Is there sex life in the midst of depression or anxiety?
Psychiatric disorders and their treatments can impact couple relationships and intimacy, but experts say there are ways of overcoming the negative side effects of medication
“It is no measure of health to be well adjusted to a profoundly sick society,” said Jiddu Krishnamurti (1895-1986), thinker, teacher, philosopher and lecturer. A gregarious nature drives humans to live in a community and seek the recognition of their peers. Conflict appears when the individual notices that in order to be accepted by society and to obtain the benefits of said adaptation (material goods, family, partner, fame and prestige) they must do things that may go against their health, their own worldview and their principles.
“In recent years we are witnessing a high increase in what I call adjustment disorders, such as depression and anxiety,” says José Antonio López, a psychiatrist and former vice president of the Spanish Association of Private Psychiatry. “They are also known as minor psychiatric disorders, but I prefer to call them adjustment disorders because they are derived from society and the lifestyle in which we are immersed.”
The sex life of a person who suffers from these mental disorders and who has to take medication is not only hindered by the disease itself, but also by the treatment. “All selective serotonin reuptake inhibitors [SSRIs] decrease desire, and those that don’t affect serotonin [there are two or three] are not as effective,” says López. “So you enter a vicious circle, because sexuality is already affected by these disorders and, by wanting to cure them, desire is suppressed. Thus, these patients are deprived of their sexual dimension, which could help them improve their mood.”
Despite the fact that science is advancing and there are constantly new discoveries, there has not been much to celebrate in matters of psychiatry. “There is no research into new drugs or remedies to treat these conditions with fewer side effects. Right now, pharmaceutical companies seem more interested in cardiology and endocrinology, but not in mental illnesses,” explains the psychiatrist.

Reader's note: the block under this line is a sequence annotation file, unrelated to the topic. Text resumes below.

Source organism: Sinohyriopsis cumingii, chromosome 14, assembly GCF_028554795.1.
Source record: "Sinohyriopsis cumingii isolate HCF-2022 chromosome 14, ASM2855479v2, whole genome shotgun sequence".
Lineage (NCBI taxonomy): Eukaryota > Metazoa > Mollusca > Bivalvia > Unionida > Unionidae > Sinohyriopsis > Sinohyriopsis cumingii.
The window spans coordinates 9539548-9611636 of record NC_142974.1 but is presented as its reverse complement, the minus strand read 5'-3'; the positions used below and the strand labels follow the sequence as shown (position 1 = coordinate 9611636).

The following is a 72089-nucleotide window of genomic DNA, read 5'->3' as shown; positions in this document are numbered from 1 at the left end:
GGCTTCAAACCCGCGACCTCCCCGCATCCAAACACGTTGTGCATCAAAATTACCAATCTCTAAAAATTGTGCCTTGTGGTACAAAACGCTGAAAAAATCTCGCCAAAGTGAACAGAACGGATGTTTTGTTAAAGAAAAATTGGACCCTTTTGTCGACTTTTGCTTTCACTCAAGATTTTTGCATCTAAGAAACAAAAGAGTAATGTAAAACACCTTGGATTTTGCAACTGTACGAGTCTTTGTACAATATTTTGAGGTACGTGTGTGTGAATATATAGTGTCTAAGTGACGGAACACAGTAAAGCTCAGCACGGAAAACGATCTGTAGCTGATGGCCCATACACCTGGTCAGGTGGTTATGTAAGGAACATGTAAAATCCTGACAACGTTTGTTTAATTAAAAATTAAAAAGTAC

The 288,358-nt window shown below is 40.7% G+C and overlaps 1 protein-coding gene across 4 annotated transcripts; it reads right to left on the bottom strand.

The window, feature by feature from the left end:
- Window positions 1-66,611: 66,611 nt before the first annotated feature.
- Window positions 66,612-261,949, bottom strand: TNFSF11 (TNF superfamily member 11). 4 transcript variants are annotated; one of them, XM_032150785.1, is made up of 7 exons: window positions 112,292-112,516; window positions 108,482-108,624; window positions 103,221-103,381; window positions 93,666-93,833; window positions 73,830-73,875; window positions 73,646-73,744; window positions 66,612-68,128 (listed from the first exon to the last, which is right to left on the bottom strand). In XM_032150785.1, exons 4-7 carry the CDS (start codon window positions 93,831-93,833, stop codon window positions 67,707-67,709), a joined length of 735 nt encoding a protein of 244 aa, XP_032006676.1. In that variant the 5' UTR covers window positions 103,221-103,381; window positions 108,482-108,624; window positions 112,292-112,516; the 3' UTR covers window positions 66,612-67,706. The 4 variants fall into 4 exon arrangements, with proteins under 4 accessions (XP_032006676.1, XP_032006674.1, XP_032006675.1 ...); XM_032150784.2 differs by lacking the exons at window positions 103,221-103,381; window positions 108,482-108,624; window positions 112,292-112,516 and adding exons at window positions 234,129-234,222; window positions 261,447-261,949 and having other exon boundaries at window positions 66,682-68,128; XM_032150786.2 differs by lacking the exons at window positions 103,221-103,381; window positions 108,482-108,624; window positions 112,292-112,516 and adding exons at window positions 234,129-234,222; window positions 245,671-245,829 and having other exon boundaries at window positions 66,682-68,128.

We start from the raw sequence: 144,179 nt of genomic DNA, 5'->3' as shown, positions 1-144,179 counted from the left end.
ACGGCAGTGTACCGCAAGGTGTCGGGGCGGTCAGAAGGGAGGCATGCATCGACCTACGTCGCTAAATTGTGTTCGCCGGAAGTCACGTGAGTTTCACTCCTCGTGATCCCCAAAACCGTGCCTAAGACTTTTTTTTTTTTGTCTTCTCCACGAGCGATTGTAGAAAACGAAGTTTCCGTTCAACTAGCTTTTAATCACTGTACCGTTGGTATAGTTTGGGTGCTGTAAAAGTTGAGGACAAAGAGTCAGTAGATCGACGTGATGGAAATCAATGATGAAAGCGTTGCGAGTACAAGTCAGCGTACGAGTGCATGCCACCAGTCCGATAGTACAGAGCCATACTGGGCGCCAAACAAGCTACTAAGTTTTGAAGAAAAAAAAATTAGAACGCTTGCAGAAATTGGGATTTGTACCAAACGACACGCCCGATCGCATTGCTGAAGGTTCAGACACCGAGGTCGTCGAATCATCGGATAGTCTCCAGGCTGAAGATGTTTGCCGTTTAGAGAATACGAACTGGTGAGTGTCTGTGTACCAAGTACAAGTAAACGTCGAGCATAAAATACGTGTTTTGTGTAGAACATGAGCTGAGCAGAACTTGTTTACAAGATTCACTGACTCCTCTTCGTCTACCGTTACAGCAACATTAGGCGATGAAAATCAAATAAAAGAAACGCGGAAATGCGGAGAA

According to López, “the most frequent request when you prescribe SSRIs is, if the patient is a man: ‘Please, don’t decrease my libido,’ and if it’s a woman: ‘Don’t let me get fat.’ Psychiatrists have a serious problem with this, because there are not many options, and treating these disorders can go on for years. Sometimes men are prescribed Cialis, a drug that promotes erections; but there is nothing for the women, although it is also true that female sexuality and desire are very complex factors. One time, years ago, I ran into a psychiatry guru at an event and asked him what solution he saw to this problem. He replied: ‘Drug-free weekends. It’s the only possible solution.’ Today, many people skip their medication for up to 48 hours on the weekend in order to suffer less from its adverse effects and to be able to recover a bit of their sex life. It doesn’t always work, and I’m not very supportive of this, but many people are already doing it and resuming their routine on Monday.”
Bipolar disorder – the topic of a memorable episode of the series Modern Love, starring Anne Hathaway – is also on the rise. However, as López points out, “we must not confuse bipolarity, which has a very important genetic component and is very easy to diagnose (with its alternating depressive and euphoric phases), with an unstable personality, as they are different things. Mood stabilizers are prescribed to treat bipolarity, which affect libido less.”